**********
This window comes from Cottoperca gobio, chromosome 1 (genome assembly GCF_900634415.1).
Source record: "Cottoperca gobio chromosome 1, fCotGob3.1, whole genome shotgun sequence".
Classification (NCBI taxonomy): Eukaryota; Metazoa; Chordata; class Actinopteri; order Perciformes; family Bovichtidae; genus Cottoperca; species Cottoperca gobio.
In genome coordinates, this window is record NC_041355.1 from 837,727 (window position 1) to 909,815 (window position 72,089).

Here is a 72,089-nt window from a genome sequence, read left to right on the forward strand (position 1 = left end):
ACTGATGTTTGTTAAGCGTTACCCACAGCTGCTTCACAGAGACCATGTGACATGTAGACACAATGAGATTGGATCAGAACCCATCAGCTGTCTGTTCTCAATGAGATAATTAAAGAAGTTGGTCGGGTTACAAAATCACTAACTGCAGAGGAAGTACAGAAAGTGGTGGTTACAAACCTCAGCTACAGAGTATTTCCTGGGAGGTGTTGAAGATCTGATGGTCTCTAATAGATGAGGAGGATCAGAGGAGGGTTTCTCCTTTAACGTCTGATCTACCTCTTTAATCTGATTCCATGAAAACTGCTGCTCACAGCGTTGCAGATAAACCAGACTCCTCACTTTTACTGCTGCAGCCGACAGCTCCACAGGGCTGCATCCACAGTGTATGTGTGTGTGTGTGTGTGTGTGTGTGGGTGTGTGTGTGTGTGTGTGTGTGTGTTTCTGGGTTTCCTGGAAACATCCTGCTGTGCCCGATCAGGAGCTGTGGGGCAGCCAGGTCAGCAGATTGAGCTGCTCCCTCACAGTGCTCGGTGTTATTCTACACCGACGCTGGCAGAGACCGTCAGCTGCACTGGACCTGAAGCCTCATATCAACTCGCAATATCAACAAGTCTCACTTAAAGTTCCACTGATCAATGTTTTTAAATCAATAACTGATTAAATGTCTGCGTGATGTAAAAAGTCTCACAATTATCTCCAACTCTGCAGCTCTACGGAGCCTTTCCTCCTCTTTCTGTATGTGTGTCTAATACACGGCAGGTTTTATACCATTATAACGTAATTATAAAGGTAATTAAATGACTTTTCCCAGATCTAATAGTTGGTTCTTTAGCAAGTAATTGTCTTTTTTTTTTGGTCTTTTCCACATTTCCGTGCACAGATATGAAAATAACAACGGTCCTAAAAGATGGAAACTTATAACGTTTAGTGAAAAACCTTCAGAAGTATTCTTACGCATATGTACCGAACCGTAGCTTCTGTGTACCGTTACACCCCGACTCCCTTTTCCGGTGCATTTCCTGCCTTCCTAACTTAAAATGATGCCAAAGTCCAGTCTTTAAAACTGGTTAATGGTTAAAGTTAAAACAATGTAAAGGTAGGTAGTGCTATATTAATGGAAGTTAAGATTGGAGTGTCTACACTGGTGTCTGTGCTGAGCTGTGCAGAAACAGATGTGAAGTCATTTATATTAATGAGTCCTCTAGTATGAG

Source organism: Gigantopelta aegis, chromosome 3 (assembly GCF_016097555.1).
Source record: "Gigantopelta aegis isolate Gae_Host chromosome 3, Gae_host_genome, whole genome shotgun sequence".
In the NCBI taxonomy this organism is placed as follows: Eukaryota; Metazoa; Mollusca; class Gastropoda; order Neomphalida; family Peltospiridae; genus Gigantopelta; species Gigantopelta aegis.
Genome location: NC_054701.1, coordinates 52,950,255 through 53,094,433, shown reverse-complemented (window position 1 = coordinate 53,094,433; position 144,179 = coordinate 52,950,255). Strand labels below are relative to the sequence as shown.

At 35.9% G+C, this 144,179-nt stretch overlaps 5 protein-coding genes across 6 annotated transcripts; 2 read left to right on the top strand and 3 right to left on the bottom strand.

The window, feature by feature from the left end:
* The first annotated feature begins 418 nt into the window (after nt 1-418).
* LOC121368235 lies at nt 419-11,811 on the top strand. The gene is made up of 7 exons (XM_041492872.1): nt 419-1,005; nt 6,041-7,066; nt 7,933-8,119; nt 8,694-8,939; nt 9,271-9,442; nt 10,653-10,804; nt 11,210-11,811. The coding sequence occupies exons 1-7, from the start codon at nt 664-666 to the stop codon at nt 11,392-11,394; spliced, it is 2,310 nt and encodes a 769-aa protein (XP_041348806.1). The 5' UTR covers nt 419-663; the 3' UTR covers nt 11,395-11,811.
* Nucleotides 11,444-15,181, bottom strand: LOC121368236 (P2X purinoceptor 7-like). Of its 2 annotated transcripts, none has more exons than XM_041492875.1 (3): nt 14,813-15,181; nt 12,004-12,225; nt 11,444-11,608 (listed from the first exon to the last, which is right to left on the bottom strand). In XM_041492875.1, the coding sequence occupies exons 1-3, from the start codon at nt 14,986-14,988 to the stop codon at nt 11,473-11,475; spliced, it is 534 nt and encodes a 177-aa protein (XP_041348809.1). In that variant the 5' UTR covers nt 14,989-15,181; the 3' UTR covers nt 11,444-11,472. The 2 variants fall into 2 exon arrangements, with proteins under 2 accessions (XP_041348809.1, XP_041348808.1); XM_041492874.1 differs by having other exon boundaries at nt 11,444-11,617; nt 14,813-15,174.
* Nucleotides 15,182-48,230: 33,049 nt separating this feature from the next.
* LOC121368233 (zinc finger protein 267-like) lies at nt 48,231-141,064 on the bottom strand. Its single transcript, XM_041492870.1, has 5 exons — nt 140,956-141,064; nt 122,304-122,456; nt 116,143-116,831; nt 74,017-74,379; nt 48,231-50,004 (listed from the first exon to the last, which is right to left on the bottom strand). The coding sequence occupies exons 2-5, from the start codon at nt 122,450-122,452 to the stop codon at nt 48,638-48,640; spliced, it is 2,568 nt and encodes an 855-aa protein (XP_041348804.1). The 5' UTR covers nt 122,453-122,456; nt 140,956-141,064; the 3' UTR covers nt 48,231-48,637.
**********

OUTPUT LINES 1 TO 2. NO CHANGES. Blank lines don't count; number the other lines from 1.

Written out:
This window comes from Cottoperca gobio, chromosome 1 (genome assembly GCF_900634415.1).
Source record: "Cottoperca gobio chromosome 1, fCotGob3.1, whole genome shotgun sequence".